In her novel, Shadow Tag, Louise Erdich writes these profound words,
“Why can’t I recover the feelings I had at the beginning? Infatuation, sudden attraction, is partly a fever of surfaces, and absence of knowledge. Falling in love is also falling into knowledge. Enduring love comes when we love most of what we learn about the other person and can tolerate the faults they cannot change.”
So, as a partner, are you a discourager or encourager? In a long-term marriage, it is far too easy to overvalue what someone is not and to undervalue what he or she is. What’s the secret of giving positive feedback year after year after year?
Adjust your attitude.
Does your vision need to be refocused? Do you need to see through a new set of glasses? Instead of focusing on what is wrong, focus on what is right.
What do you value that your spouse brings to your marriage? When is the last time you verbalized that to your lover?
Saying, “I love you!” gets you a B+. Saying “I love this specific thing about you” gets you an A+. Perhaps you have had moments of gratitude, but you haven’t expressed it or you haven’t been specific.
When is the last time you thanked your spouse for something you just expect them to do?
As a marriage and family therapist, I guarantee that daily expressions of gratitude will profoundly impact your love life.
There is a third choice that will radically impact your love life in less than ten minutes a day.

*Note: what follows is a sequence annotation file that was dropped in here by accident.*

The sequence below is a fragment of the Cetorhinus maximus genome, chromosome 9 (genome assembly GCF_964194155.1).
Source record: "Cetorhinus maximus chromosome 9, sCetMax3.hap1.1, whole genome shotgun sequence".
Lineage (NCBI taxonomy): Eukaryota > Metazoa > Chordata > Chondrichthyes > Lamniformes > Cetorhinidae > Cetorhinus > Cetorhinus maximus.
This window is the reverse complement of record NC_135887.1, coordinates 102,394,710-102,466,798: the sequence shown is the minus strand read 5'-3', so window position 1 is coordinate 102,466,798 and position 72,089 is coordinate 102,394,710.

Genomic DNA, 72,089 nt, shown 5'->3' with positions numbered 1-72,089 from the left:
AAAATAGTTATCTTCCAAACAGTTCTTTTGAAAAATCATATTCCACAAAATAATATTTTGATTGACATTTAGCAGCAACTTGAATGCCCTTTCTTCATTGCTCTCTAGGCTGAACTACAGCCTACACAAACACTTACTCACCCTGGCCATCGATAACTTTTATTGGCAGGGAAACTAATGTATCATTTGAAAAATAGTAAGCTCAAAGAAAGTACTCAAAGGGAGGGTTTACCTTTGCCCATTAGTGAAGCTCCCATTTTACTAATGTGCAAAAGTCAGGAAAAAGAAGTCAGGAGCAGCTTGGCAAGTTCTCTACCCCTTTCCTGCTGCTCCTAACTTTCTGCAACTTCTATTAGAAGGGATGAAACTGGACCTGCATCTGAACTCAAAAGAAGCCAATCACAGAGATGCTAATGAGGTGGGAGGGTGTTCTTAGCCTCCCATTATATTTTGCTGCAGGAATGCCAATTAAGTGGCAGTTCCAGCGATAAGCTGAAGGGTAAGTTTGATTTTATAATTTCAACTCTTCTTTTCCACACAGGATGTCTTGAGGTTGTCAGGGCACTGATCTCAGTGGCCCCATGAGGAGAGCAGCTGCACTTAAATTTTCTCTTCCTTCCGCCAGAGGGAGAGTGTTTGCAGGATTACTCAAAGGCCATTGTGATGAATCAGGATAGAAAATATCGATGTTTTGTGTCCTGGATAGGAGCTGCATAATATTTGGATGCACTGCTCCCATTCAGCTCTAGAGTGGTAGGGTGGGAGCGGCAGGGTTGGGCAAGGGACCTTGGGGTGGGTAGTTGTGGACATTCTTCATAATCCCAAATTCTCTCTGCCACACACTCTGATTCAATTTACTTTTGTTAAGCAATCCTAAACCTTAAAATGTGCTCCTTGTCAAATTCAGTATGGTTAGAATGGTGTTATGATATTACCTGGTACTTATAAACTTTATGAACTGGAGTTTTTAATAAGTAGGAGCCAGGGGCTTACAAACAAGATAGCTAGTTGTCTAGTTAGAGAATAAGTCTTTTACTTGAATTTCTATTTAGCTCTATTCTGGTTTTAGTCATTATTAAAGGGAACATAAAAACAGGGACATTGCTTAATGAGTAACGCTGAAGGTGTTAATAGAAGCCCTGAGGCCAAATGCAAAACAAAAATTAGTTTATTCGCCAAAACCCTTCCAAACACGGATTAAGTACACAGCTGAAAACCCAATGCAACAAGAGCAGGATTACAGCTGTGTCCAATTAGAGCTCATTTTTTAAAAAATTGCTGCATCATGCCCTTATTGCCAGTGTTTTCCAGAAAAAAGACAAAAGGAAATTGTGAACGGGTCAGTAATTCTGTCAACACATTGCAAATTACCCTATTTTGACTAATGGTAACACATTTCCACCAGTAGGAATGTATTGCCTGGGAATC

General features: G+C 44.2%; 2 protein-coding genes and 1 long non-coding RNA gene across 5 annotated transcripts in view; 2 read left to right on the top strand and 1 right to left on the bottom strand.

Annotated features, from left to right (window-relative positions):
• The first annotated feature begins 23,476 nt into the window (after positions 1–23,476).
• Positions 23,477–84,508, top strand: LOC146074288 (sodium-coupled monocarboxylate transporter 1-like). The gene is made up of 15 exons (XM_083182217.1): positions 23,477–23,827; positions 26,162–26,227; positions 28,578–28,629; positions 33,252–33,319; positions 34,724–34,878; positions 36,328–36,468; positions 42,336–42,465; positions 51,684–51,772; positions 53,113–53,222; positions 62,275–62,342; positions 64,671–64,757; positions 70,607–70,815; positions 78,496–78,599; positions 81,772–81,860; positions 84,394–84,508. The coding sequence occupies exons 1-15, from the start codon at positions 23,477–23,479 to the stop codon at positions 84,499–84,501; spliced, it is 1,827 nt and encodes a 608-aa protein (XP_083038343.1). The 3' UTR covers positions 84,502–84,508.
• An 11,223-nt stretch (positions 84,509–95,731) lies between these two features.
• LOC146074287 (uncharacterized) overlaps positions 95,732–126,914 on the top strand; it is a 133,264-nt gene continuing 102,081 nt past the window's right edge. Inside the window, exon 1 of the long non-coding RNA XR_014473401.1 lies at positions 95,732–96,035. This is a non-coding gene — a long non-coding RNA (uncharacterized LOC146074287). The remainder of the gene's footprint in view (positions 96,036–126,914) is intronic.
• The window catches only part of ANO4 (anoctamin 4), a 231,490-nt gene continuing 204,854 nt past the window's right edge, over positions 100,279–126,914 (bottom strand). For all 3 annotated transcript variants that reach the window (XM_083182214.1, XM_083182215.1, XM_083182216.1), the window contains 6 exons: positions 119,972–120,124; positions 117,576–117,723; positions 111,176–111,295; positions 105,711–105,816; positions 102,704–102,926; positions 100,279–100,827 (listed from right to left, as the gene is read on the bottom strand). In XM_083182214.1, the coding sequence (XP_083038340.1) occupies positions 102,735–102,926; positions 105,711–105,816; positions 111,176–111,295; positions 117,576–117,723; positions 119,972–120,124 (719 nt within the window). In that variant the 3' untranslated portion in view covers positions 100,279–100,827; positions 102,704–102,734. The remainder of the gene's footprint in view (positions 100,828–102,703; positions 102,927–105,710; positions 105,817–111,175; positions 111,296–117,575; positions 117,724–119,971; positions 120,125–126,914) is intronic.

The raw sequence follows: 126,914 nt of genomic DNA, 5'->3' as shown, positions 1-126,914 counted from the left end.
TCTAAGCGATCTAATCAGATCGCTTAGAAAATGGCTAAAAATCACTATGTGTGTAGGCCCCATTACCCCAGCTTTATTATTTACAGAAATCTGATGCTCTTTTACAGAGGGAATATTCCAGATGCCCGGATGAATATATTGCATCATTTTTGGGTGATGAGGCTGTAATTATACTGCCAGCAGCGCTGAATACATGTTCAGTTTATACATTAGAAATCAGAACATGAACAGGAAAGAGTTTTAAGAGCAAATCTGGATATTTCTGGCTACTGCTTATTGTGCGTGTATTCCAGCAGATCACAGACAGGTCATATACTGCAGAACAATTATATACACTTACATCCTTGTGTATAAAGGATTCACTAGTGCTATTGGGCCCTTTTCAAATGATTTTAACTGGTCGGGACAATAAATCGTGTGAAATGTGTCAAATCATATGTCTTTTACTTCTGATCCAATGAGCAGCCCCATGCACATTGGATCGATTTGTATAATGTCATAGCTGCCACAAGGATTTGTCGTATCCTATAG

3. Consistently Use Do-Overs.
No relationship over 24 hours old is devoid of tension, over-reactions, conflict, hurt, pain and misunderstanding. Knowingly or unknowingly we hurt each other’s feelings. So what do we do after that happens, as it inevitably will?
It depends! If you realize you are the cause of the hurt you will admit it. If you were the one using a critical tone, if you just said something hurtful, or if you snapped in reaction to something your partner said or did, you will admit your own need for a do-over.
What does a do-over mean? It means I don’t like the way I just interacted with you and I’m catching myself. Please forgive me. I want to speak my truth in love so you are capable of hearing it. Please give me another chance to express what I was trying to say. Can I have a Do-Over?
If you don’t realize you were the cause of the hurt, your partner can request a Do-Over. They can ask you to express your point in a different way.
When you ask your spouse for a do-over you are informing them that there was something in their delivery that makes it hard for you to hear their message. You really want to hear what they are saying and not get sidetracked by the way their message is being delivered.
Healthy couples agree to use do-overs. Just as golfers use mulligans when they mistakenly hit the ball, so in marriage, we need a second chance.
If you want to hit a hole in one in your love life, you need to agree to use a Do-Over. By so doing you are admitting your mistake and you are helping your mate understand how to succeed in connecting with you.
So to radically impact your love life in less than ten minutes a day,
- Be Intentional at the Intersections of Your Day.
- Express Gratitude on a Daily Basis.
- Consistently Use Do-Overs.
All three choices are acts of our conscious will.
Until the next Conscious Lover’s Blog…